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The law establishing the Council of Private Universities was issued in 2000 to set the rules and procedures for licensing private universities, specifying the requirements for academic accreditation, reviewing the performance of these universities, verifying their compliance with what was stated in the decree of their establishment, and adopting the standards and conditions that must be met in their study programs.
After that, and for some incomprehensible reason, a decree was issued to establish the “National Authority for Academic Accreditation and Quality Assurance of Education”, to include under its umbrella Kuwait University, applied education and private universities with the aim of improving the level of their programs, identifying higher education institutions in other countries that their qualifications of their graduates shall be accredited, and evaluating programs of their institutions, to keep pace with the global academic and institutional development, and activate university planning in higher education institutions with the aim of enhancing self-confidence, and qualifying national cadres at the authority to carry out evaluation and accreditation work for higher education institutions, etc.
It seems that the duplicity in the work of the two sides is clear and caused them to fall into disputes that prompted them to resort to the fatwa and legislation, but the response was not decisive, and the duplicity continued, which can only end by merging the two sides.
From the reality of the academic level, which the various universities and higher institutes have reached, with very few exceptions, we find that the office and the apparatus failed to achieve ambitions due to the large number of political interference in their work, and other reasons that are long to explain, the best example being the situation of Kuwait University and the very deteriorating situation of the Public Authority for Applied Education and Training.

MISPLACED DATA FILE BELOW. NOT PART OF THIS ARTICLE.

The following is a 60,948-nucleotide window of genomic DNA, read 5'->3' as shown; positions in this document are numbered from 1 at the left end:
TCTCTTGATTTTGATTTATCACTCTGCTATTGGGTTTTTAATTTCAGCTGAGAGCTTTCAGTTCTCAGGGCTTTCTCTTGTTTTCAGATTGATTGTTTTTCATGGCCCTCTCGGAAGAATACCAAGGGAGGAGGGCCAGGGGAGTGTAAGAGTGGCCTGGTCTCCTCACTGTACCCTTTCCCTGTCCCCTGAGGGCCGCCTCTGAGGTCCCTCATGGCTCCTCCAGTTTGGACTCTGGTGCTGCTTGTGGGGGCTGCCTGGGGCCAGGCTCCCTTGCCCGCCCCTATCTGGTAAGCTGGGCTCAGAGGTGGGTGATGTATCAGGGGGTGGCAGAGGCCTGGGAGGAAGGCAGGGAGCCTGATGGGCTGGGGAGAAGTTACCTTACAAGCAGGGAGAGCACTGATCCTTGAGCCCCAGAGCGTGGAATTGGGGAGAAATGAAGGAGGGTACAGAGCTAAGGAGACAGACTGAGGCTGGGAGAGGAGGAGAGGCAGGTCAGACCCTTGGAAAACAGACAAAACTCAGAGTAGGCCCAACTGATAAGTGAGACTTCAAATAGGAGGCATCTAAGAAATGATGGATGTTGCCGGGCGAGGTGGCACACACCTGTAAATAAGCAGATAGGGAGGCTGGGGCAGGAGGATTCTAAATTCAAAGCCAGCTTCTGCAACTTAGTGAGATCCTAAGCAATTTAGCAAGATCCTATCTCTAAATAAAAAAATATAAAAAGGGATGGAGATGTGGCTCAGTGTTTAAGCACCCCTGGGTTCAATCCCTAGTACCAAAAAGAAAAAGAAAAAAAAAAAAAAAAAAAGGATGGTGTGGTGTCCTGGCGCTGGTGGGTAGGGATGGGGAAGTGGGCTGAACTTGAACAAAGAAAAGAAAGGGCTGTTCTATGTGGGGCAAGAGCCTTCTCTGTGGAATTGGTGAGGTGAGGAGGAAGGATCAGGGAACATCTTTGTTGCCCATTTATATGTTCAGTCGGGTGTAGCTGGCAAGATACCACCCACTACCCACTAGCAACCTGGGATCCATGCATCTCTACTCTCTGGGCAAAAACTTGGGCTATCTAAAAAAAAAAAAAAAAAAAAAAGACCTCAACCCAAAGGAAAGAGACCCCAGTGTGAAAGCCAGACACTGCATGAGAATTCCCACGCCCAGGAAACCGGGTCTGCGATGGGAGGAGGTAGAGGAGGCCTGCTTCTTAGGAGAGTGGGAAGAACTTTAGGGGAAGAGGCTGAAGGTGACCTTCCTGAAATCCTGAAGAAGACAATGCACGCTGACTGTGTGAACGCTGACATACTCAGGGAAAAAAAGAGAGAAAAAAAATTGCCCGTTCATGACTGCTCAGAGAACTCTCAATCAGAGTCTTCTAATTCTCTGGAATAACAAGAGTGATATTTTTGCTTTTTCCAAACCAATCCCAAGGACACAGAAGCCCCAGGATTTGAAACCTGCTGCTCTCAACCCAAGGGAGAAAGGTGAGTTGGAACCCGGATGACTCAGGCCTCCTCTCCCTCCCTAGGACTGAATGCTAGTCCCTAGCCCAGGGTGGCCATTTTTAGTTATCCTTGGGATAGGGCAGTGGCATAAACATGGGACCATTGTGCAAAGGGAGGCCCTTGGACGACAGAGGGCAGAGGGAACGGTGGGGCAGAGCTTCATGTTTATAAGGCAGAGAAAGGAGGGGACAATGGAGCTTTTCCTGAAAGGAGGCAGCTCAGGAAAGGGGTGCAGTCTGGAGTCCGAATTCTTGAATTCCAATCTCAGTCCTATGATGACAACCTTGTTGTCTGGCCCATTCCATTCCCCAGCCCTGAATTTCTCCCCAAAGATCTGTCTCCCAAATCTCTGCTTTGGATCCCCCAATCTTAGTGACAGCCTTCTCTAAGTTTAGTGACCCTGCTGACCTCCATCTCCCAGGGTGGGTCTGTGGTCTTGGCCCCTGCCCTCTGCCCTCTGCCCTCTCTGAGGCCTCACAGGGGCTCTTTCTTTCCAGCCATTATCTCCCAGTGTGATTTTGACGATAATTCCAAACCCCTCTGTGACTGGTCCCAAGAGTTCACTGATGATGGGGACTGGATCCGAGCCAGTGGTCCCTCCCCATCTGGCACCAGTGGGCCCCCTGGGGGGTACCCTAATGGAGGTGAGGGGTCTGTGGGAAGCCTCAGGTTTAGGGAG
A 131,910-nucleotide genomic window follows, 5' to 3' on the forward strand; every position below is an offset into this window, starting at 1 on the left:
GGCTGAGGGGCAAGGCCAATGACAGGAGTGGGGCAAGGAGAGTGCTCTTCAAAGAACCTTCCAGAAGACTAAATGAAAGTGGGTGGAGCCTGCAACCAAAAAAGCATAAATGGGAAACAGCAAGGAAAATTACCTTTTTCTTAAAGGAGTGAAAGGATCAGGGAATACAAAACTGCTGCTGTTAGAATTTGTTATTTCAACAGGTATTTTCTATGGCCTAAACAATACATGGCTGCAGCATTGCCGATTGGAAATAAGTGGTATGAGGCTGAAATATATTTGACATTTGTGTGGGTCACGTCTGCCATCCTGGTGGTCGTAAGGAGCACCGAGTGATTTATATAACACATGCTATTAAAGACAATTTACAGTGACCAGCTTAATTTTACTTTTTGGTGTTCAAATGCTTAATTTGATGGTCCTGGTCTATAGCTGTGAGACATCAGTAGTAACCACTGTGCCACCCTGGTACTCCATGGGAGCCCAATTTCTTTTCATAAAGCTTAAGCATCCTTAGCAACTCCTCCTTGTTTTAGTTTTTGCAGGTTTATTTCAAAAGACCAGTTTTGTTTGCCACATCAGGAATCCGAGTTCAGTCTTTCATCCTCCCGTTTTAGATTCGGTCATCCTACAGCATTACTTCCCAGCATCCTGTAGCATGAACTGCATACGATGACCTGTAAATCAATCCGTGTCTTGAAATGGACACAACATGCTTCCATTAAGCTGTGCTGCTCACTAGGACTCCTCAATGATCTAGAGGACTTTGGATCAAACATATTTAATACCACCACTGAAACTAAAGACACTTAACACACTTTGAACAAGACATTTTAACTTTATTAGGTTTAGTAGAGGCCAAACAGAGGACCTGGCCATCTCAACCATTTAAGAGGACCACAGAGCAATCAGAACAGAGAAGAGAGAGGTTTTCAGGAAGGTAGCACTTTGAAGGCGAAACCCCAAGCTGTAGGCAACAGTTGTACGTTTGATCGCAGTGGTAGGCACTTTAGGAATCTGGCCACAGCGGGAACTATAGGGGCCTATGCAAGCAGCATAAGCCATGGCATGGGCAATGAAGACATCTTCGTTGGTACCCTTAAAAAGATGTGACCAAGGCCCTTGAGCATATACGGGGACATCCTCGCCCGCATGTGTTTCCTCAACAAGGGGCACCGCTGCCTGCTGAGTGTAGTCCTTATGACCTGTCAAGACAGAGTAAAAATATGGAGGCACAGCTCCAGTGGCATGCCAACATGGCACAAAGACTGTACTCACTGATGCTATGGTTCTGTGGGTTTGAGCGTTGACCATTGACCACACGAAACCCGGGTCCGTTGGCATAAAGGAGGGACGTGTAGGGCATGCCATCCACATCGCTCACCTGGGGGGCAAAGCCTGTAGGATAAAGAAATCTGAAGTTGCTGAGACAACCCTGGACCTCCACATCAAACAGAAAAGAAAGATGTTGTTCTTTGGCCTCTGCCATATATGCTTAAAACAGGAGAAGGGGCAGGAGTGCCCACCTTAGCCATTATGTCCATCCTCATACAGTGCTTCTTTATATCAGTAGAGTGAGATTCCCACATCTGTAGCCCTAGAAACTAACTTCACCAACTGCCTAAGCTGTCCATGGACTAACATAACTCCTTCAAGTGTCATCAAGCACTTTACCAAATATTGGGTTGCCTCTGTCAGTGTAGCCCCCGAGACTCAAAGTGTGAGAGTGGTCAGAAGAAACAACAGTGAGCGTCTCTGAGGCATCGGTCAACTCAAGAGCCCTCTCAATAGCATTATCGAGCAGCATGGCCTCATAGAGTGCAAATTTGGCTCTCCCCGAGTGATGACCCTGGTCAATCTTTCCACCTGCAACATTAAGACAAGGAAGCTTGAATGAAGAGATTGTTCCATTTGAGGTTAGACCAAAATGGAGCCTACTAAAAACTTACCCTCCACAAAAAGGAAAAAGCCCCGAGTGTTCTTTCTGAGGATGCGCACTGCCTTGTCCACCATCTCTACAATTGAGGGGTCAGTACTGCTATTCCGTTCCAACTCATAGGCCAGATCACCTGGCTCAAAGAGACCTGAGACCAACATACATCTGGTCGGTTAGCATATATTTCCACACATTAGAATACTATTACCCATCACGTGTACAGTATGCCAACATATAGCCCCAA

After my grandfather and my father left the money exchange trade, in the mid-fifties, they turned to the food trade, and their business expanded quickly, and it required renting a store that was larger than the one they had on Saud bin Abdulaziz Street.
They learned from a friend that the state is distributing free land in Shuwaikh, so my father returned from the “journey” to inspect the remote and barren area of Shuwaikh with a negative feeling, rejecting the idea for many reasons related to the cost of construction and the employment of a guard and a transport vehicle.
Such decision cost my father a lot as his trade froze and he could not expand because of the small store, and others preceded him in benefiting from the semi-free lands of the state, and their commercial expansion through it after they accepted the risk of spending on building and equipping it in that remote area, which after 60 years became the heart of the state. This in reply to those who do not understand and say the merchants devoured us.
I write the above paragraph for those who used to curse merchants, and I do not know who prevented them from being merchants like others, and what crime did they commit, and were not punished for it? It is not logical to criminalize everyone for the wrongdoing by some, just as it is not possible to do away with medicine because of a doctor’s mistake.
Therefore, whoever invested his money, and took a great risk, ten or twenty years ago in a private university project, deserves to be blessed today with the success he has achieved. If his project was a failure, no one would give him a penny to pay off his debts, and no one would console him with a word for the loss of his capital.
For reasons that are long to explain, the most important of which is the inability of Kuwait University to absorb the increasing numbers of people wishing to attend university education, some rejected the idea of sending their children to study abroad.
The government decided to introduce a system of internal scholarships, and guarantee the payment of tuition fees for those who wish to receive their education in private universities, and because of their scarcity and the high cost of their establishment, and the state’s desire to encourage the private sector to invest in them, it granted those wishing free land with large areas to build universities on.
The law assumes that these projects will be owned by the state after a specified period, and it is the same system for building private hospitals, livestock pens and farms, so learning is more important than cultivating zucchini. Of course, very few parties risked their money to build and run private universities, because of the much money, patience and effort that is required.
… to be continued
By Ahmad alsarraf